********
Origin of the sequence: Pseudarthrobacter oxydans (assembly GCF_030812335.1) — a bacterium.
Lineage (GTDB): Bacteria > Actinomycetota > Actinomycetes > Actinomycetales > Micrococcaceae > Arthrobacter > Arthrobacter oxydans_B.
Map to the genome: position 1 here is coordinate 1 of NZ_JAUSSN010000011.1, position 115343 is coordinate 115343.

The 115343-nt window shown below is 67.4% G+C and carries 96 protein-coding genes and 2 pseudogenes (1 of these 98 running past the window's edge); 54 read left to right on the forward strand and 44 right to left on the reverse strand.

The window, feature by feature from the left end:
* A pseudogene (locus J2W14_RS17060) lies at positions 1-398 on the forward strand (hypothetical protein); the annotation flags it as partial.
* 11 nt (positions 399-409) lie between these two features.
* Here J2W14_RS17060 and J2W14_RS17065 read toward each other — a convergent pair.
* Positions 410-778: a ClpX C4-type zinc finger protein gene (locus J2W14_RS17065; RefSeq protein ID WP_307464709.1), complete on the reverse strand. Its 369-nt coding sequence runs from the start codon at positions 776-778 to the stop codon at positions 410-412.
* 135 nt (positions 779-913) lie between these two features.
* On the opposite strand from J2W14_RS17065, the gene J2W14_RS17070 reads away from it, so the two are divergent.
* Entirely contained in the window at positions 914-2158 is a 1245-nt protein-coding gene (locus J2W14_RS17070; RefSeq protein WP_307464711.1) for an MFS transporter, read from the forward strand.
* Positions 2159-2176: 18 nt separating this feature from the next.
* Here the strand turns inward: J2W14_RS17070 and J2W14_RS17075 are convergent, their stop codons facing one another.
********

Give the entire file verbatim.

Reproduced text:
Origin of the sequence: Pseudarthrobacter oxydans (assembly GCF_030812335.1) — a bacterium.
Lineage (GTDB): Bacteria > Actinomycetota > Actinomycetes > Actinomycetales > Micrococcaceae > Arthrobacter > Arthrobacter oxydans_B.
Map to the genome: position 1 here is coordinate 1 of NZ_JAUSSN010000011.1, position 115343 is coordinate 115343.

The 115343-nt window shown below is 67.4% G+C and carries 96 protein-coding genes and 2 pseudogenes (1 of these 98 running past the window's edge); 54 read left to right on the forward strand and 44 right to left on the reverse strand.

The window, feature by feature from the left end:
* A pseudogene (locus J2W14_RS17060) lies at positions 1-398 on the forward strand (hypothetical protein); the annotation flags it as partial.
* 11 nt (positions 399-409) lie between these two features.
* Here J2W14_RS17060 and J2W14_RS17065 read toward each other — a convergent pair.
* Positions 410-778: a ClpX C4-type zinc finger protein gene (locus J2W14_RS17065; RefSeq protein ID WP_307464709.1), complete on the reverse strand. Its 369-nt coding sequence runs from the start codon at positions 776-778 to the stop codon at positions 410-412.
* 135 nt (positions 779-913) lie between these two features.
* On the opposite strand from J2W14_RS17065, the gene J2W14_RS17070 reads away from it, so the two are divergent.
* Entirely contained in the window at positions 914-2158 is a 1245-nt protein-coding gene (locus J2W14_RS17070; RefSeq protein WP_307464711.1) for an MFS transporter, read from the forward strand.
* Positions 2159-2176: 18 nt separating this feature from the next.
* Here the strand turns inward: J2W14_RS17070 and J2W14_RS17075 are convergent, their stop codons facing one another.